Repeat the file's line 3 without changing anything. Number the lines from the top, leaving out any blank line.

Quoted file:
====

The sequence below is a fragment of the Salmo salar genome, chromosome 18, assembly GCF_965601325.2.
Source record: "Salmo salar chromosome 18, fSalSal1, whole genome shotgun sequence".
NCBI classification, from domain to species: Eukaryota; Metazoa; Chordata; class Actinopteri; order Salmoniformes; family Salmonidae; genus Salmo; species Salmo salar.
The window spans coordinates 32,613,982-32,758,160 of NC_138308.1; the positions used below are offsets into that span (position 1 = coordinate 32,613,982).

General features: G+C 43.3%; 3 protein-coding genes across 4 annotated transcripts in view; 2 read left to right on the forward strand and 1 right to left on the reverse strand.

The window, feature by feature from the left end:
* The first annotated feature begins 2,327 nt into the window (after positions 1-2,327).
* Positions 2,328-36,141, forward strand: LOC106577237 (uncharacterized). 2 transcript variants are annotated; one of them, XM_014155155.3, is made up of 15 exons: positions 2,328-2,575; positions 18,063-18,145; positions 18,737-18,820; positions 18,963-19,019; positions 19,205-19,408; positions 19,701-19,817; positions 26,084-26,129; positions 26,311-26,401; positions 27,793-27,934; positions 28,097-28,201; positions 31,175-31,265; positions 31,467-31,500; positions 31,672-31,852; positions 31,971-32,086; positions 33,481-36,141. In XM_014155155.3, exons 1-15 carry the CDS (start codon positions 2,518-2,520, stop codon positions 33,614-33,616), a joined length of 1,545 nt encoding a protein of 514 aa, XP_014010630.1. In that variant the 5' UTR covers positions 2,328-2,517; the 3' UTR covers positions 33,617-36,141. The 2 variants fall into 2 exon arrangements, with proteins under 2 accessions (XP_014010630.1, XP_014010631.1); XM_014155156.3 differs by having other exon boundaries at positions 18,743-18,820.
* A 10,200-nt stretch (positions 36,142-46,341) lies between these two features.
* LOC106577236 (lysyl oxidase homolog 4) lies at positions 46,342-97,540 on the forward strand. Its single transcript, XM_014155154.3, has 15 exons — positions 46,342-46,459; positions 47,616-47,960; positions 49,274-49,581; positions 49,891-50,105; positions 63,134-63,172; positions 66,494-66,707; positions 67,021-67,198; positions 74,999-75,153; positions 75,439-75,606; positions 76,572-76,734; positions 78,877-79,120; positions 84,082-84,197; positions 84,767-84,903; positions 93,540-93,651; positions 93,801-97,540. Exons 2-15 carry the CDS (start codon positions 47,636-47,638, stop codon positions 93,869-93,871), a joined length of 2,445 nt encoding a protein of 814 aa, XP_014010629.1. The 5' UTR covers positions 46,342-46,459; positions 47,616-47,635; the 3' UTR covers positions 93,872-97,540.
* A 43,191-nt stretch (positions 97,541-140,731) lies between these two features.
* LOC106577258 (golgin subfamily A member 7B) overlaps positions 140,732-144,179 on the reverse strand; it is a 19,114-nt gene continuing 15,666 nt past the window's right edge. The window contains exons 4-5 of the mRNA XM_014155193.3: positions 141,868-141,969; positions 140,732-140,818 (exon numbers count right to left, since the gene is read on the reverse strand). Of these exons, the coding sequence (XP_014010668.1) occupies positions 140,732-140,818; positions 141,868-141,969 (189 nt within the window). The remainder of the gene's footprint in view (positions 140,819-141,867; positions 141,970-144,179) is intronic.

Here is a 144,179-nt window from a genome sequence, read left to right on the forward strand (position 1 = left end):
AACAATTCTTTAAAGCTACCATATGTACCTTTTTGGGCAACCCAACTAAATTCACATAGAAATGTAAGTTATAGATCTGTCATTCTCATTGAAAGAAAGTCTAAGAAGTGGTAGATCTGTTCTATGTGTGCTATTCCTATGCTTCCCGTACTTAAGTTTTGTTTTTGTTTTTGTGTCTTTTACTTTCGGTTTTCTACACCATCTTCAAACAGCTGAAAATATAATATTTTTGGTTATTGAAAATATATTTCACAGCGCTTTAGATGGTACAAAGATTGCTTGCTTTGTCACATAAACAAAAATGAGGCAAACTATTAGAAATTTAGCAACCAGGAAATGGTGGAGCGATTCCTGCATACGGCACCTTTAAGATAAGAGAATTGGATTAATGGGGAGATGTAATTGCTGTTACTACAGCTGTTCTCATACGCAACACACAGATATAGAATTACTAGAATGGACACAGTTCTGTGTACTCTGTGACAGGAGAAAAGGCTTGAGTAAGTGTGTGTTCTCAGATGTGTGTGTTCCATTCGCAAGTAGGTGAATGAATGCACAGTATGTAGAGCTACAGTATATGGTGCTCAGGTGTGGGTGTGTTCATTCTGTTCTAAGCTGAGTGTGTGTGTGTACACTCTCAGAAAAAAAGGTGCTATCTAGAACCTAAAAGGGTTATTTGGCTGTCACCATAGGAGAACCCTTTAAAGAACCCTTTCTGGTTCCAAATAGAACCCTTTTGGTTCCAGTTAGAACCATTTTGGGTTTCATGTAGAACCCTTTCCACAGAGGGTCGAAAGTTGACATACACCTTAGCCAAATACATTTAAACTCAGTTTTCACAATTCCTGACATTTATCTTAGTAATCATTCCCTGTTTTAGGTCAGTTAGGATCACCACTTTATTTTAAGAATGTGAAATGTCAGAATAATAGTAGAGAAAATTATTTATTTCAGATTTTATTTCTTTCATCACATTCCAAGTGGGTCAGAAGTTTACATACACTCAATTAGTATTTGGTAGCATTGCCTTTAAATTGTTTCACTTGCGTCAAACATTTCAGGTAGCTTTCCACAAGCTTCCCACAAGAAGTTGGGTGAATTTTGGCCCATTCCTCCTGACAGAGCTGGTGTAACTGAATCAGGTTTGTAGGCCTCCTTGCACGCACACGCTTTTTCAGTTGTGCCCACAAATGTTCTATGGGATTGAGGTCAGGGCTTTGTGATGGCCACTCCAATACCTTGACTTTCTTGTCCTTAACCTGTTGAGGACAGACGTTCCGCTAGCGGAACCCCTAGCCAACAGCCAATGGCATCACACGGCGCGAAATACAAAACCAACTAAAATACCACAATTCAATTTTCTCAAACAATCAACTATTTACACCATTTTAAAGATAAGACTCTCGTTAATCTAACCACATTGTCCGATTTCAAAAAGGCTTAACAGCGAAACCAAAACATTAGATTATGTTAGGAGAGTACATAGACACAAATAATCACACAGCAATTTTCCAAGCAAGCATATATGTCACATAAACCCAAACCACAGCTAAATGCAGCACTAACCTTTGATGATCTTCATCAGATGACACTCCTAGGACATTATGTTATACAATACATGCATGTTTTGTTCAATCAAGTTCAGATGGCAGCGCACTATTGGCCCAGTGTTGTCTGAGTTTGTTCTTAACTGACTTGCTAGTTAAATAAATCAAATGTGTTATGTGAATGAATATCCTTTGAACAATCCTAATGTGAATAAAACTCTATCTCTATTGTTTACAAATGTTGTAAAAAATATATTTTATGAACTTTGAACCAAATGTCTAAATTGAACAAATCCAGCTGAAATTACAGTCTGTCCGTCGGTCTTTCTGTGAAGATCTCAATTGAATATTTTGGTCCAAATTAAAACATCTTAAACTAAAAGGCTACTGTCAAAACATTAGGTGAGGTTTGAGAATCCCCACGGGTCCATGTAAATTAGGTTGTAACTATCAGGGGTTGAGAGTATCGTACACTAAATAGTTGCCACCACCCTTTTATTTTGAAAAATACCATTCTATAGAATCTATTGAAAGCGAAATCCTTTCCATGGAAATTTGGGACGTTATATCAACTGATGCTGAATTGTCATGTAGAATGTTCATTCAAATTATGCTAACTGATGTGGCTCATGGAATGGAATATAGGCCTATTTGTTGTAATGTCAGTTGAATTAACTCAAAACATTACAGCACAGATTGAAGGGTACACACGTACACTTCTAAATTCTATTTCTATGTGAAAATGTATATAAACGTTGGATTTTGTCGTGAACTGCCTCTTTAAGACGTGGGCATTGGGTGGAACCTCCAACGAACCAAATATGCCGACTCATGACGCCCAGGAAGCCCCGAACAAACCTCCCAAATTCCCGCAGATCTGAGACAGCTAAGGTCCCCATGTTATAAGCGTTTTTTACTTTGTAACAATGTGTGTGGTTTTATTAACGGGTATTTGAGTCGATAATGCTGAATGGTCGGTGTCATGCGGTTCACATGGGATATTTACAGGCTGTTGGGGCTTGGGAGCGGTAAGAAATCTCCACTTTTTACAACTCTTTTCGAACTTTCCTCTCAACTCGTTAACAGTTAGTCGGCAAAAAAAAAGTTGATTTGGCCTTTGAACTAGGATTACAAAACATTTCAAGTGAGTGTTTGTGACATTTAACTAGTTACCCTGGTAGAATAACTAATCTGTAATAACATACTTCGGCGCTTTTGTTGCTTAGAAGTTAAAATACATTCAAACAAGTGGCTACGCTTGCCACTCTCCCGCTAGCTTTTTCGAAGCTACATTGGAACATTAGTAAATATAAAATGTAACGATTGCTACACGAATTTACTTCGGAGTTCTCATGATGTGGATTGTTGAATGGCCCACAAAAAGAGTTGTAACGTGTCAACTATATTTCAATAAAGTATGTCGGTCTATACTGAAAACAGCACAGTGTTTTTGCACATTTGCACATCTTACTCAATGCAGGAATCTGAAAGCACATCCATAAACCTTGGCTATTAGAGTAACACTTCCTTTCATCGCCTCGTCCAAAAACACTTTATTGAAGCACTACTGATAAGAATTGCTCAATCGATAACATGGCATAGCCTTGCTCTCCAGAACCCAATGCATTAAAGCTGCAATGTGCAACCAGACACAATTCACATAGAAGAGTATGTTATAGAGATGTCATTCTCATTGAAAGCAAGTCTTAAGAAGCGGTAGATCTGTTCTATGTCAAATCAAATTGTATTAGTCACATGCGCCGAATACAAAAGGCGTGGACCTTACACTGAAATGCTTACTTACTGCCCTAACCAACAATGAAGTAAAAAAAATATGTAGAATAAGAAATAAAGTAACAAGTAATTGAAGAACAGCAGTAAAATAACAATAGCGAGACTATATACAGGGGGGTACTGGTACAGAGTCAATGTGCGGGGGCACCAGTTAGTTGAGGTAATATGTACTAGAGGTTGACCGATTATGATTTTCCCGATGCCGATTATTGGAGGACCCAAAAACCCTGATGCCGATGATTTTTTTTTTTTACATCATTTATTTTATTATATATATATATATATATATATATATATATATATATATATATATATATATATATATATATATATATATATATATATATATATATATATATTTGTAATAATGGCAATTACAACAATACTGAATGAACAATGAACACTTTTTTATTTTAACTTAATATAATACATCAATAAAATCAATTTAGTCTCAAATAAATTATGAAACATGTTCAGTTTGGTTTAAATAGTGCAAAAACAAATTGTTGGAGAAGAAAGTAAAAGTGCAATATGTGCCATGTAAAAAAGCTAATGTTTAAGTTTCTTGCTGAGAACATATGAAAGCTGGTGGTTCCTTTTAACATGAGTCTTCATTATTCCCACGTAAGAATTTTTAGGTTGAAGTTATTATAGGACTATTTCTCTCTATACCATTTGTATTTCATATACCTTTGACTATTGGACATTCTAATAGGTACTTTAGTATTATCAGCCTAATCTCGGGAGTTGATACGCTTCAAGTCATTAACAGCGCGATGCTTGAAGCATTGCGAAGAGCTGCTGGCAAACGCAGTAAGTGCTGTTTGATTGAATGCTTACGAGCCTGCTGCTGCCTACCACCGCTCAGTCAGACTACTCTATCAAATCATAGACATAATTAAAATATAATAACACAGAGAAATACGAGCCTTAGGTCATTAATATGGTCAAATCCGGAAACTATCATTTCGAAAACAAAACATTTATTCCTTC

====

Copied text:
NCBI classification, from domain to species: Eukaryota; Metazoa; Chordata; class Actinopteri; order Salmoniformes; family Salmonidae; genus Salmo; species Salmo salar.